Given a diet of US imports such as Gossip Girl, Friends, and Lost you'd be forgiven for thinking that most American television viewers were about 20. But figures this week have revealed that the average age of those watching TV in the US has tipped 50 for the first time.
A study of the big five broadcast networks from research firm Magna Global shows that the average viewer no longer falls within the coveted 18–49 demographic so sought after by advertisers. The median age of the population in the US is 38. For the 2007/08 seasons CBS attracted an average age of 54, ABC pulled in the 50-year-olds, NBC managed 49, Fox's viewers were a younger-still 44 and The CW (which airs Gossip Girl and Smallville) comes out at 34. If you factor in viewings on DVRs, the average age drops by a year in most cases, though that is still higher than it's ever been.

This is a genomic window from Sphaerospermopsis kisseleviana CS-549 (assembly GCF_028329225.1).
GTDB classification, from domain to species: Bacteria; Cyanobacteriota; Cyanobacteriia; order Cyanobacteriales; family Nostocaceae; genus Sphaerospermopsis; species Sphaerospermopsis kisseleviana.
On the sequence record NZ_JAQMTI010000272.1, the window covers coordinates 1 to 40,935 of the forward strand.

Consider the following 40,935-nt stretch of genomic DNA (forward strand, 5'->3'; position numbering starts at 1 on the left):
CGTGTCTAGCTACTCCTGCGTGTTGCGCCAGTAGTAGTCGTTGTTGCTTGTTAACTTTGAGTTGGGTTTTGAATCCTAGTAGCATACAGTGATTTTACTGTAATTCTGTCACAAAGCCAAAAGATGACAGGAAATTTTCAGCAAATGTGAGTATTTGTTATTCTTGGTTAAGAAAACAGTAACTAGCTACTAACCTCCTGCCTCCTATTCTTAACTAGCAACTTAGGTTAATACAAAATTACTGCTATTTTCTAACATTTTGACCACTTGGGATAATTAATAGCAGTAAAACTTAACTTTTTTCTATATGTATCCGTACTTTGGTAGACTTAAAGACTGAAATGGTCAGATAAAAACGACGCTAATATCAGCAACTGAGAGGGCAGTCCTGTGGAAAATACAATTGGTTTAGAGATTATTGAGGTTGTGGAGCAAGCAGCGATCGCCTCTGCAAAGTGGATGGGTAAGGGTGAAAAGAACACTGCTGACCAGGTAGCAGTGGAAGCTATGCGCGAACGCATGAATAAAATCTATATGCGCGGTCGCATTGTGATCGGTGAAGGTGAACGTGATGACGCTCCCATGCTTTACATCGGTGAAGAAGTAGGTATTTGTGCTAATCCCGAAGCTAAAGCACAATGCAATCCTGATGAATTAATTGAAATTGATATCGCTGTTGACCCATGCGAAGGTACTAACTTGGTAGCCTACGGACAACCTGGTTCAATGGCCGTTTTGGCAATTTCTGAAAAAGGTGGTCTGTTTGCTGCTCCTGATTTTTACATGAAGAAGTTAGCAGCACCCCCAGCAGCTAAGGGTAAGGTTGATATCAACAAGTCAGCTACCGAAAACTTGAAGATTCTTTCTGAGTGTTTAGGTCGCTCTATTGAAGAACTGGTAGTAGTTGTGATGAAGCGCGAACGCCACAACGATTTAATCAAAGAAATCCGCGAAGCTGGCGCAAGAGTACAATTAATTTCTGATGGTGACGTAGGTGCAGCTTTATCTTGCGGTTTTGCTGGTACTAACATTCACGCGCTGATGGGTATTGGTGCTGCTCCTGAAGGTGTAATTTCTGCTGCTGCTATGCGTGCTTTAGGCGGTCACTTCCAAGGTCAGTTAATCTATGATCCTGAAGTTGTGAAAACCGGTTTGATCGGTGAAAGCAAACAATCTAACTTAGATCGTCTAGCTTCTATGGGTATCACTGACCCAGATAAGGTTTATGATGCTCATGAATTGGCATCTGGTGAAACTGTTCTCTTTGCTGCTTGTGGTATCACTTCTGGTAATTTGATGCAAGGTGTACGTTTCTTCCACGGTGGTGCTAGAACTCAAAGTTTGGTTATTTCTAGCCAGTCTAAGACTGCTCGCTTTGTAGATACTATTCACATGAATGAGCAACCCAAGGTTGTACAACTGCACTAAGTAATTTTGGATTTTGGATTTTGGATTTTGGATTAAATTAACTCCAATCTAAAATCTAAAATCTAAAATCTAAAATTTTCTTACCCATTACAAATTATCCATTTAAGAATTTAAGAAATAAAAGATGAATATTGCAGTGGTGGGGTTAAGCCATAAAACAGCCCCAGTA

The youngest show on CBS was Big Brother (45) while the oldest was news and investigations flagship 60 Minutes (60). ABC varied from UK import Supernanny (41), to police drama Women's Murder Club (57); Fox swung from Family Guy and American Dad (29) to legal drama Canterbury's Law; and The CW from teen drama One Tree Hill (26) to family drama Life Is Wild (45). NBC's youngest-viewing show was Scrubs (34) and its oldest was the detective show Monk (58).